Less than a month after data from the Manhattan Institute prompted Carolina Journal to report that Obamacare could lead to 80 percent premium increases for many North Carolina health insurance customers, MI’s Avik Roy offers an even more shocking assessment for Forbes of Obamacare’s impact on the Tar Heel State.
Based on a Manhattan Institute analysis of the HHS numbers, Obamacare will increase underlying insurance rates for younger men by an average of 97 to 99 percent, and for younger women by an average of 55 to 62 percent. Worst off is North Carolina, which will see individual-market rates triple for women, and quadruple for men. [Emphasis added.]
Roy goes on to explain how he and his colleagues made their assessment.
We look at rates for 27, 40, and 64 year olds; and rates for men and women. (Under Obamacare, rates for men and women are the same, which has the net effect of disproportionately increasing rates for men, who generally paid less under the old system.) The HHS report offers rates for 27-year-olds; and rates for the average-aged exchange participant, a figure that varies by state, but seems to generally land in the mid-thirties.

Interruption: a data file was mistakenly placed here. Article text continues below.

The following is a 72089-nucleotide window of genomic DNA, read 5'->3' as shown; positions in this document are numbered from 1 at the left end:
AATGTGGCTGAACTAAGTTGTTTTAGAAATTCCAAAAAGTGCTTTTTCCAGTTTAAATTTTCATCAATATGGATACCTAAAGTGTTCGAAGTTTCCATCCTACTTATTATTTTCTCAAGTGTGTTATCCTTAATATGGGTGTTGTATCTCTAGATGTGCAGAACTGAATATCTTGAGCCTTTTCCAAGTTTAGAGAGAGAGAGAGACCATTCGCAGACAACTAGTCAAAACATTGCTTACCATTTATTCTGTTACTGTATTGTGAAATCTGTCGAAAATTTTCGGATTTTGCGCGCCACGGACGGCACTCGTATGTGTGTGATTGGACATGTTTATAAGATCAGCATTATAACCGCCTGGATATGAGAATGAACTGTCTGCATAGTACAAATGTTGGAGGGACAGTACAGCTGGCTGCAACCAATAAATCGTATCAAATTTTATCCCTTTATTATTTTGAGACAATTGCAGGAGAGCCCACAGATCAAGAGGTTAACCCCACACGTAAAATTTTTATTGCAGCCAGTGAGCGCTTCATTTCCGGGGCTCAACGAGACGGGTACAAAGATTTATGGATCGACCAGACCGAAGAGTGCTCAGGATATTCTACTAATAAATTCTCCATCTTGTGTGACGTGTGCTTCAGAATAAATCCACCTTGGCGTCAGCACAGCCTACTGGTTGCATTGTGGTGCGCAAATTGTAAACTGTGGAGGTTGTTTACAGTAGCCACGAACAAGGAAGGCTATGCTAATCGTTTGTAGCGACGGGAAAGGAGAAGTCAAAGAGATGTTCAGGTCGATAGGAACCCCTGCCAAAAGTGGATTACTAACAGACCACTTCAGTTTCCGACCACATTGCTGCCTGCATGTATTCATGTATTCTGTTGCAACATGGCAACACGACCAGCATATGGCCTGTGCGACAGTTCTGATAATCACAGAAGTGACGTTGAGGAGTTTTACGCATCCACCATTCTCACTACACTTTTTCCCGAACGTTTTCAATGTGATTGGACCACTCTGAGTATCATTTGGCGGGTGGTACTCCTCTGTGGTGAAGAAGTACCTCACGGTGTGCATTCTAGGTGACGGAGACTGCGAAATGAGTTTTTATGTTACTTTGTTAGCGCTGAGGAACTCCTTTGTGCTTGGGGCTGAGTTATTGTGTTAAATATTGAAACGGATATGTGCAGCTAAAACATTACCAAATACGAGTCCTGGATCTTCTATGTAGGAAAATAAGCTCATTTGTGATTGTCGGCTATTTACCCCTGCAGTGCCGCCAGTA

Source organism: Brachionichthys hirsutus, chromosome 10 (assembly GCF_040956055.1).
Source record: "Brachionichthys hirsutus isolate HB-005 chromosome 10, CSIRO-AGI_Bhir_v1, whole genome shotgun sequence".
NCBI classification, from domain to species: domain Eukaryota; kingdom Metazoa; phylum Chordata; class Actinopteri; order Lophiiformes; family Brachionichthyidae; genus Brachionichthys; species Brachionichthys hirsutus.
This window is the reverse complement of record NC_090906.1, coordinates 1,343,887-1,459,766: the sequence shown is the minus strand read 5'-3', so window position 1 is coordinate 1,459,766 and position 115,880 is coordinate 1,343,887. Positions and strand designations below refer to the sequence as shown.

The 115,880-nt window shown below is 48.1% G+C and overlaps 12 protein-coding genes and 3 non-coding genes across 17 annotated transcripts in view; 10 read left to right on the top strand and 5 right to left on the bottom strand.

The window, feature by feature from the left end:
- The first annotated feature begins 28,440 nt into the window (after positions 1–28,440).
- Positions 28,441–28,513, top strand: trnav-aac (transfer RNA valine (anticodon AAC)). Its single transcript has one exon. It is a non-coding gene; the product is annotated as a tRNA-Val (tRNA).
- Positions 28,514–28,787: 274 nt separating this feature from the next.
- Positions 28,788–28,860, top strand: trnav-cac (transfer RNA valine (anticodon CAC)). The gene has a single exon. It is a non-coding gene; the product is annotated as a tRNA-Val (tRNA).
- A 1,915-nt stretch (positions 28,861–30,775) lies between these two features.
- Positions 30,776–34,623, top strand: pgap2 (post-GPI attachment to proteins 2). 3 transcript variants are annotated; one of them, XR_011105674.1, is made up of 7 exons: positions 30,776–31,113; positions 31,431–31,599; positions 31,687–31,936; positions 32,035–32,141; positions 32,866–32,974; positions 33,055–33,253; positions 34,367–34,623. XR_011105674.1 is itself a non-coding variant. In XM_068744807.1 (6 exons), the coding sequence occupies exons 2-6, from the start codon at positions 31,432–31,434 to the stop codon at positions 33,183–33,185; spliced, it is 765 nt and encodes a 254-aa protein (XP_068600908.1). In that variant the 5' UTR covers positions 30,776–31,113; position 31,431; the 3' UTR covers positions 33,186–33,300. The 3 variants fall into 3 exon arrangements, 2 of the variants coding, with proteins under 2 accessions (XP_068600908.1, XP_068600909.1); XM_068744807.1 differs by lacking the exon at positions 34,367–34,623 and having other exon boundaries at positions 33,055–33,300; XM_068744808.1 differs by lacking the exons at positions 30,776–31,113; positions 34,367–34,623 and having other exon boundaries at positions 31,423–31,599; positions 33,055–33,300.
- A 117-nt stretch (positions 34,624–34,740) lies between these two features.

So, we conducted two comparisons between pre-ACA data and post-ACA data, as reported by HHS. The first comparison is between the cheapest plan available to 27-year-olds pre- and post-Obamacare. The second is between the cheapeast plan available to the average exchange participant, and to the typical 40-year-old pre-Obamacare. We would have liked to have compared rates for older individuals, but HHS didn’t report that data.
But what about the taxpayer-funded subsidies designed to offset these rising costs? (One can picture the News & Observer trying at this moment to put lipstick on the pig.) Here’s Roy’s response:
All of the analyses I’ve discussed thus far involve changes in the underlying cost of health insurance for people who buy it for themselves. Many progressives object to this comparison, because it doesn’t take into account the impact of Obamacare’s subsidies on the net cost of insurance for low-income Americans.
I’ve long argued that it’s irresponsible to ignore the change in underlying premiums, because subsidies only protect some people. Middle-class Americans face the double-whammy of higher insurance premiums, and higher taxes to pay for other people’s subsidies. However, it is important to understand how subsidies will impact the decisions by Americans as to whether or not to participate in the exchanges. …
… Here’s the bottom line: most people with average incomes will pay more under Obamacare for individually-purchased insurance than they did before.